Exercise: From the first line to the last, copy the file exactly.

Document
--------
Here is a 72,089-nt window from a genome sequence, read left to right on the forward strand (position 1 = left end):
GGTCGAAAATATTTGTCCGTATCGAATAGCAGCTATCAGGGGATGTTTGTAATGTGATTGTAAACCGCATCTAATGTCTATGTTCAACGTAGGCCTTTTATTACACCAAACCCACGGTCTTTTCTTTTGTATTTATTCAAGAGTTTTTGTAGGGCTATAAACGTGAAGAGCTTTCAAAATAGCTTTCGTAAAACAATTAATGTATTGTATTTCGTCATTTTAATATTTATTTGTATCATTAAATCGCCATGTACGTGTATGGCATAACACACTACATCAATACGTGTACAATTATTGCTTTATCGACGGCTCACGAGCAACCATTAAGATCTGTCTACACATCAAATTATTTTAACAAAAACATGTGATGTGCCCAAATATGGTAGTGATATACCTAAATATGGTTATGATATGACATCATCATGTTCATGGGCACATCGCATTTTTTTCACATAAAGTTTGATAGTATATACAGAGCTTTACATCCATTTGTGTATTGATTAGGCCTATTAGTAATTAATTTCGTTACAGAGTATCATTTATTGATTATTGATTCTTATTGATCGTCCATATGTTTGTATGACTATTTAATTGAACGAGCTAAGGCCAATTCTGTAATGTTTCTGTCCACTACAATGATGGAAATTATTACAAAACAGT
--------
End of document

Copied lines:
Here is a 72,089-nt window from a genome sequence, read left to right on the forward strand (position 1 = left end):
GGTCGAAAATATTTGTCCGTATCGAATAGCAGCTATCAGGGGATGTTTGTAATGTGATTGTAAACCGCATCTAATGTCTATGTTCAACGTAGGCCTTTTATTACACCAAACCCACGGTCTTTTCTTTTGTATTTATTCAAGAGTTTTTGTAGGGCTATAAACGTGAAGAGCTTTCAAAATAGCTTTCGTAAAACAATTAATGTATTGTATTTCGTCATTTTAATATTTATTTGTATCATTAAATCGCCATGTACGTGTATGGCATAACACACTACATCAATACGTGTACAATTATTGCTTTATCGACGGCTCACGAGCAACCATTAAGATCTGTCTACACATCAAATTATTTTAACAAAAACATGTGATGTGCCCAAATATGGTAGTGATATACCTAAATATGGTTATGATATGACATCATCATGTTCATGGGCACATCGCATTTTTTTCACATAAAGTTTGATAGTATATACAGAGCTTTACATCCATTTGTGTATTGATTAGGCCTATTAGTAATTAATTTCGTTACAGAGTATCATTTATTGATTATTGATTCTTATTGATCGTCCATATGTTTGTATGACTATTTAATTGAACGAGCTAAGGCCAATTCTGTAATGTTTCTGTCCACTACAATGATGGAAATTATTACAAAACAGT